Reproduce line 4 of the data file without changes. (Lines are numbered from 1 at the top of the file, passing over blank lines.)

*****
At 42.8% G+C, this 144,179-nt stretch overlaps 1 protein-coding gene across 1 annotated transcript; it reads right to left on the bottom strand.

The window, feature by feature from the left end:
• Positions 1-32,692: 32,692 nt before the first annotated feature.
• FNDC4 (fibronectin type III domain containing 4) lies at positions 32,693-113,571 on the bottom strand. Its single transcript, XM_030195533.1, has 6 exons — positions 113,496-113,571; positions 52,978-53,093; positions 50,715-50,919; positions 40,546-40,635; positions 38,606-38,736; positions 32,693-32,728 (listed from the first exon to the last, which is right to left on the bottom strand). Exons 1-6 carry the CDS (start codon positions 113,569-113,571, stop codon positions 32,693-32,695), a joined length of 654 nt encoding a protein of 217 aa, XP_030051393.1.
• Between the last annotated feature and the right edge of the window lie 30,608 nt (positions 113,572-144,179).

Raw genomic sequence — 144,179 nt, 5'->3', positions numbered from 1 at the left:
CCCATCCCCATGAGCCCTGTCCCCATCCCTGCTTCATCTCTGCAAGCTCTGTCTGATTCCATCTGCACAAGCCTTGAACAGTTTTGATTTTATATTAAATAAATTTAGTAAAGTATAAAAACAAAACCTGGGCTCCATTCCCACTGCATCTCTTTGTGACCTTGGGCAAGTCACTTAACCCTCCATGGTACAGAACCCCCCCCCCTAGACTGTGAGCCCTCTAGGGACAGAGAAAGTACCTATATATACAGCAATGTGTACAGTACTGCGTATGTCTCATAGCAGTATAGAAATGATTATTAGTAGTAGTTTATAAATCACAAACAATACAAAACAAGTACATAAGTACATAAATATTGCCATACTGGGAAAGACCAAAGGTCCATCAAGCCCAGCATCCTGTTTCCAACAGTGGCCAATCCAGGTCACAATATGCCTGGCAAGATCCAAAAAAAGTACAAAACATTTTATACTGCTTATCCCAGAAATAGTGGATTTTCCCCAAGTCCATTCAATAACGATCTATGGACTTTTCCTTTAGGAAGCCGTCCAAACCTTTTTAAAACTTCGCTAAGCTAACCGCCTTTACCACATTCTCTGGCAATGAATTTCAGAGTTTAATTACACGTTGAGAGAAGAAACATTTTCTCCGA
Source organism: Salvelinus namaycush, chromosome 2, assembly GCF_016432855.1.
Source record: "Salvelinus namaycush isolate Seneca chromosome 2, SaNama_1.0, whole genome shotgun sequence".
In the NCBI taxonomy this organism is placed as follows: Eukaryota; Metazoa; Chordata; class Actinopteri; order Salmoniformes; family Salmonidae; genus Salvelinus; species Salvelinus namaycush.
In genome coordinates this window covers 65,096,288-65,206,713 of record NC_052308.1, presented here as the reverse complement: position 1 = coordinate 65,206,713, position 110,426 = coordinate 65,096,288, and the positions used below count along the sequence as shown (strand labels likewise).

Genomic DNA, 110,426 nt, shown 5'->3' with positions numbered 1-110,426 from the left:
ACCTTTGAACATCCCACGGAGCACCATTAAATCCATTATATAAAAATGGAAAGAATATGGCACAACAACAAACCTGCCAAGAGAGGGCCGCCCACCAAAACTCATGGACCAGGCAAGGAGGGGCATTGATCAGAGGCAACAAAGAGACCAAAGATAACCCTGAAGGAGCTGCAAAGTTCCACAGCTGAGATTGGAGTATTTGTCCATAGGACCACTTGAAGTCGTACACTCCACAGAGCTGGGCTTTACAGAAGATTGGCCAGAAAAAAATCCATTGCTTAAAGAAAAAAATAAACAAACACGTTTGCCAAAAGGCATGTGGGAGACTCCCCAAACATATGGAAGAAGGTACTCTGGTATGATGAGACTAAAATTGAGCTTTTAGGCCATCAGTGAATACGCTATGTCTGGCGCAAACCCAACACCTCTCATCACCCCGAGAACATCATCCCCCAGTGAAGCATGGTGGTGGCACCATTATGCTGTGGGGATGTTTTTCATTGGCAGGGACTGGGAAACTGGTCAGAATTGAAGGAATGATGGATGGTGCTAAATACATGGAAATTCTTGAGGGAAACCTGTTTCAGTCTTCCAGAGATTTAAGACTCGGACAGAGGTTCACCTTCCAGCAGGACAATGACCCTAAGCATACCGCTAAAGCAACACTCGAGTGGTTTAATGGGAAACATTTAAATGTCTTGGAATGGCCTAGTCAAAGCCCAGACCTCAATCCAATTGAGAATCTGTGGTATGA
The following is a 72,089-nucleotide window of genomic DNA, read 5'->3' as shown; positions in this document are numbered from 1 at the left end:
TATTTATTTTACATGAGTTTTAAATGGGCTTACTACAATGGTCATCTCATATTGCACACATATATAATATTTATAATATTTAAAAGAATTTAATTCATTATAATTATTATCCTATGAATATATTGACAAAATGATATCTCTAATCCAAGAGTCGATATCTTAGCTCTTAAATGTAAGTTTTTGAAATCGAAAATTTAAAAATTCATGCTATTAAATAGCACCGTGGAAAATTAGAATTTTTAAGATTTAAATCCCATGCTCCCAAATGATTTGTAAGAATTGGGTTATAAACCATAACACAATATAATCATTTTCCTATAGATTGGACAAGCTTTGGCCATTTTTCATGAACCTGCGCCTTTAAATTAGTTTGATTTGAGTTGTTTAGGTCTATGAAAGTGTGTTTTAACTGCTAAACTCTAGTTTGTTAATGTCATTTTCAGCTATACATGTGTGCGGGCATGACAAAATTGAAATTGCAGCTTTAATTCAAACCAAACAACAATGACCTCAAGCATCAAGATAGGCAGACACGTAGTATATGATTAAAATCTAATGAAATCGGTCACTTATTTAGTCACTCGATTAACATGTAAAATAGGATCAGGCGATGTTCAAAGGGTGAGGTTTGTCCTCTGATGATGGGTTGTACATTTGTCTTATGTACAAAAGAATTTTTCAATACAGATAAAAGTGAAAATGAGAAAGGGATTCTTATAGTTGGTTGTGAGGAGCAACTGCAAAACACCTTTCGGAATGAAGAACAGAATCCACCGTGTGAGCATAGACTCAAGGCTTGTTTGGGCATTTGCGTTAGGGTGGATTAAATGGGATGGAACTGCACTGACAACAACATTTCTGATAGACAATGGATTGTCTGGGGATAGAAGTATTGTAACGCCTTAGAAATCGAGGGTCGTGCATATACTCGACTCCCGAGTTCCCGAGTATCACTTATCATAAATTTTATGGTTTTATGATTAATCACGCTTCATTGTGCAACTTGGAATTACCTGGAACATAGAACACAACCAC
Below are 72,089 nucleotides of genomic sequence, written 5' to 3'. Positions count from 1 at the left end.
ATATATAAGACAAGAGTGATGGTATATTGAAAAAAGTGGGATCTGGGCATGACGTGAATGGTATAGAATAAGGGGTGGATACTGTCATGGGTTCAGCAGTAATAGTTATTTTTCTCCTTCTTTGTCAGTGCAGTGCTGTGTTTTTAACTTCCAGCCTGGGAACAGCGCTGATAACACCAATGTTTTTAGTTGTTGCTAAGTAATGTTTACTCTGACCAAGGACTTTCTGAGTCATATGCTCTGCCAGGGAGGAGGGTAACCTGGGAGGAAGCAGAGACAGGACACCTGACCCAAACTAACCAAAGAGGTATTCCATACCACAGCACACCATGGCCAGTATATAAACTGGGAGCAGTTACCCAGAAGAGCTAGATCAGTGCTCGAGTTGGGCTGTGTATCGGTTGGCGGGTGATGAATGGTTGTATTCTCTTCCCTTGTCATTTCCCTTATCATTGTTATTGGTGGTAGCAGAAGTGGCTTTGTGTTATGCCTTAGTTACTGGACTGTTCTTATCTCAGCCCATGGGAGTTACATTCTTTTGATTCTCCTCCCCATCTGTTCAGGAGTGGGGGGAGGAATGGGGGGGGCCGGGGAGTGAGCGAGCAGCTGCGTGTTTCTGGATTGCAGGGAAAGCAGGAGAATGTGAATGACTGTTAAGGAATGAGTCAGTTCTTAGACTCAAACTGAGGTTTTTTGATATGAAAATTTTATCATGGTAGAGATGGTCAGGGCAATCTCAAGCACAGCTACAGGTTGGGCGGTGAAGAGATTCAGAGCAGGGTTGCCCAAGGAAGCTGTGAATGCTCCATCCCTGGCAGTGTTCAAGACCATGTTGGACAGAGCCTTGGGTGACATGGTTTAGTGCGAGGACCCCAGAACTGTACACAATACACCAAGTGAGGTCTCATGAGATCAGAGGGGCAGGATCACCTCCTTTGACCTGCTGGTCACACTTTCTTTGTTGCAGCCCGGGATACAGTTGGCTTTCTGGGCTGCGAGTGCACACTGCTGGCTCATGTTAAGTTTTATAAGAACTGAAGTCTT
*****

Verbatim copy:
• FNDC4 (fibronectin type III domain containing 4) lies at positions 32,693-113,571 on the bottom strand. Its single transcript, XM_030195533.1, has 6 exons — positions 113,496-113,571; positions 52,978-53,093; positions 50,715-50,919; positions 40,546-40,635; positions 38,606-38,736; positions 32,693-32,728 (listed from the first exon to the last, which is right to left on the bottom strand). Exons 1-6 carry the CDS (start codon positions 113,569-113,571, stop codon positions 32,693-32,695), a joined length of 654 nt encoding a protein of 217 aa, XP_030051393.1.